Mt. Begbie is Revelstoke’s iconic peak. (Revelstoke Museum and Archives #4568)

Mt. Begbie is Revelstoke’s iconic peak. (Revelstoke Museum and Archives #4568)

Mt. Begbie protection possibly a stepping stone for new Revelstoke land-use plans

Logging is still permitted on the mountain

The moratorium on recent commercial recreation developments on Mt. Begbie is the first step towards new land use plans for Revelstoke, said a local conservation organization.

“We’re super excited people got together on this,” said Sarah Newton, spokesperson for the North Columbia Environmental Society (NCES).

READ MORE: Revelstoke’s iconic Mt. Begbie protected for at least five years

Last summer a local petition garnered over 1,300 signatures after the provincial government previously denied protecting the mountain.

In December the province reversed its decision and granted a section 17 order under the B.C. Land Act for almost 6,000 hectares of land, preventing any new commercial recreation applications on Mt. Begbie until Dec. 13, 2025.

Newton said the new moratorium is a result of the community’s unity and desire to show ownership of the local natural environment.

“It’s an example of what can be accomplished.”

READ MORE: ‘It’s our iconic mountain’: Province rejects proposal to protect Mt. Begbie

A sunset view of Mt. Begbie by Adam Whittingham. (Photo via Instagram @adam_captures)

While the section 17 designation is a welcomed first step, Newton said it’s not perfect and will hopefully lead to new land-use plans for Revelstoke. The NCES had previously tried to get Mt. Begbie turned into a protected park.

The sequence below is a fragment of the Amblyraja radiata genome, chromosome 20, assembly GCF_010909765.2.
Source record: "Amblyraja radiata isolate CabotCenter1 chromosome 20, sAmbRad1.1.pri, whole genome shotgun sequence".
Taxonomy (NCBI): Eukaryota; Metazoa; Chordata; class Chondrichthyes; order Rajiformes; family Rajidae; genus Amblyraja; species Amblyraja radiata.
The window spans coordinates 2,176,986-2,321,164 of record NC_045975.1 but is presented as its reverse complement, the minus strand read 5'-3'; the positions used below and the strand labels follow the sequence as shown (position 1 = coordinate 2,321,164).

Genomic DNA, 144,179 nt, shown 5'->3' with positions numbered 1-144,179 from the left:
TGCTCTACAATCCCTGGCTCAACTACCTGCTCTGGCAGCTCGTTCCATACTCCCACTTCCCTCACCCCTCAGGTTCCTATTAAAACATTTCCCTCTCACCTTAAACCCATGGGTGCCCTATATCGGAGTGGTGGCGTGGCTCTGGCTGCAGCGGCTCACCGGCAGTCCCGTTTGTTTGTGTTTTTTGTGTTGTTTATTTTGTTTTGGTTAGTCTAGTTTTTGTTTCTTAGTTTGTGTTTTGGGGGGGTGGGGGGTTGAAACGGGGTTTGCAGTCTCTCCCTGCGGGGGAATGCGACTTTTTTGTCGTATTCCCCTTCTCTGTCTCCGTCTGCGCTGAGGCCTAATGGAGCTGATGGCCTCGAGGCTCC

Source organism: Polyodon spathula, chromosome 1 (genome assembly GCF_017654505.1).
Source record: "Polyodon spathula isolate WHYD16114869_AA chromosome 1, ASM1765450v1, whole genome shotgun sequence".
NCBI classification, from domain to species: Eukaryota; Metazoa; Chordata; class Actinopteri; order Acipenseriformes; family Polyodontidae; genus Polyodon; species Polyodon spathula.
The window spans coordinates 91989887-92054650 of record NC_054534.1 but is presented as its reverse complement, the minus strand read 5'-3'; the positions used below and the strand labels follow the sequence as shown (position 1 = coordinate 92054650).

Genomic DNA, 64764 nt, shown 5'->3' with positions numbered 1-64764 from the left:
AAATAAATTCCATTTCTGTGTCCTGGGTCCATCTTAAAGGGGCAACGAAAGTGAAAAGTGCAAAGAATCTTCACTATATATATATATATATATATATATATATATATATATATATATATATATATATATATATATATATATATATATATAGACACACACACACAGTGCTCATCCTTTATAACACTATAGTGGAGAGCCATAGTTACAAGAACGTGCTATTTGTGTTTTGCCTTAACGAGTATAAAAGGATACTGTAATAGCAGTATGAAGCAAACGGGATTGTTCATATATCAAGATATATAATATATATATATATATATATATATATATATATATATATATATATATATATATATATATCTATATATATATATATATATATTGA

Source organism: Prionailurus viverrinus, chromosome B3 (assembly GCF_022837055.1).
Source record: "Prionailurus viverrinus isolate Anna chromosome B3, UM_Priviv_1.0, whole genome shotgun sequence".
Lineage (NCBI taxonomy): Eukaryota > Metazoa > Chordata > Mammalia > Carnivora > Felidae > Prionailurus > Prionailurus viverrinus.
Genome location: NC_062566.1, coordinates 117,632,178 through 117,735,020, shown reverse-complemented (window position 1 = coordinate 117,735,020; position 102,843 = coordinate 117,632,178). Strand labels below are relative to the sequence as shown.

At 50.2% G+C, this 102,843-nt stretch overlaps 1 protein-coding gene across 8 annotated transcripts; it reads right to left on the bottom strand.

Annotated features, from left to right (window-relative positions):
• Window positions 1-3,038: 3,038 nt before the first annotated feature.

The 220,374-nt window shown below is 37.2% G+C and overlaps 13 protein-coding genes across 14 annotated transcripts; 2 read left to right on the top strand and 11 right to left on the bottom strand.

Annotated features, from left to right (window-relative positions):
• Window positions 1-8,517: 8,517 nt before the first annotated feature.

Although the province has paused new commercial recreation developments on Mt. Begbie, applications for industrial activities such as logging and mining have not been halted.

There are several planned logging cuts by BC Timber Sales below the mountain, according to the conservation group Wilderness Committee.

The province confirmed to Black Press small logging projects are planned on the lower reaches of the mountain in the near future.

First Energy Metals Limited, a company based in Vancouver, also has mineral rights on Mt. Begbie.

READ MORE: Environmental society wants to protect Mt. Begbie from development

Nick Holmes-Smith, who lives in Chase and owns Mustang Lodge near Revelstoke was one of the main proponents behind the hut and chalet project on Mt. Begbie.

In reaction to the moratorium, he said in a statement to Black Press, “the proposed Begbie lodge project would have greatly enhanced the ability of both locals and tourists to enjoy Mt. Begbie for both winter ski touring and summer hiking. We are undecided whether or not to pursue this lodge proposal in the future.”

READ MORE: ‘You’re going to have a fight on your hands’: development proposed on iconic Mount Begbie

The provincial government said the moratorium should give Revelstoke an opportunity to organize and lead a new land use management plan for the area.

The ministry of forests is expected to meet with Mayor Gary Sulz this month.

“This is a good indication that the provincial government is hearing us,” said Sulz.

The last land-use plan for Revelstoke is from 1999, which has been amended a few times since. The last of which was in 2011 to offer more protection for mountain caribou.

Last year, the NCES said the environment around Revelstoke suffers due to the outdated plan and increasing use of recreation.

The Alpine Club of Canada took over stewardship of the Mt. Begbie trail and campground in 2020.

Ben Wilkey, spokesperson for the ACC, said the upgrades should be finished this year, including new tent pads, bear storage lockers and outhouses.



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